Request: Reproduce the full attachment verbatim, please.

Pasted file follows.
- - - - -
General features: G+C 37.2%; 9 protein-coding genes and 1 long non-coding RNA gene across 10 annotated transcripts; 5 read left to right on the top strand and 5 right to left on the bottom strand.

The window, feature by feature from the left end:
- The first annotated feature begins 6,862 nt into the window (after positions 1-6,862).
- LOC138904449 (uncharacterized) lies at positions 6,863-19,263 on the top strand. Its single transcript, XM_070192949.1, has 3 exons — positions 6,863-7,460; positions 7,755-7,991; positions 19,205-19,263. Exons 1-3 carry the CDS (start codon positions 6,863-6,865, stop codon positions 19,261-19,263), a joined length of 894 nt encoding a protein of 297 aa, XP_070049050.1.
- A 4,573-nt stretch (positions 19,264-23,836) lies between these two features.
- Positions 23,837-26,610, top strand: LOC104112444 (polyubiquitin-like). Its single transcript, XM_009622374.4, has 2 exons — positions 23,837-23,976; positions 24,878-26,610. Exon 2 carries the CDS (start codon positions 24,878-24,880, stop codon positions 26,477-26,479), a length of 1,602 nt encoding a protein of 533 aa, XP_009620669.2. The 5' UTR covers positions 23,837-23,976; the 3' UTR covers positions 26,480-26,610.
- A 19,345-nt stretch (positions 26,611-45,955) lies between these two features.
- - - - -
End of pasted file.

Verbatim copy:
General features: G+C 37.2%; 9 protein-coding genes and 1 long non-coding RNA gene across 10 annotated transcripts; 5 read left to right on the top strand and 5 right to left on the bottom strand.

The window, feature by feature from the left end:
- The first annotated feature begins 6,862 nt into the window (after positions 1-6,862).
- LOC138904449 (uncharacterized) lies at positions 6,863-19,263 on the top strand. Its single transcript, XM_070192949.1, has 3 exons — positions 6,863-7,460; positions 7,755-7,991; positions 19,205-19,263. Exons 1-3 carry the CDS (start codon positions 6,863-6,865, stop codon positions 19,261-19,263), a joined length of 894 nt encoding a protein of 297 aa, XP_070049050.1.
- A 4,573-nt stretch (positions 19,264-23,836) lies between these two features.
- Positions 23,837-26,610, top strand: LOC104112444 (polyubiquitin-like). Its single transcript, XM_009622374.4, has 2 exons — positions 23,837-23,976; positions 24,878-26,610. Exon 2 carries the CDS (start codon positions 24,878-24,880, stop codon positions 26,477-26,479), a length of 1,602 nt encoding a protein of 533 aa, XP_009620669.2. The 5' UTR covers positions 23,837-23,976; the 3' UTR covers positions 26,480-26,610.
- A 19,345-nt stretch (positions 26,611-45,955) lies between these two features.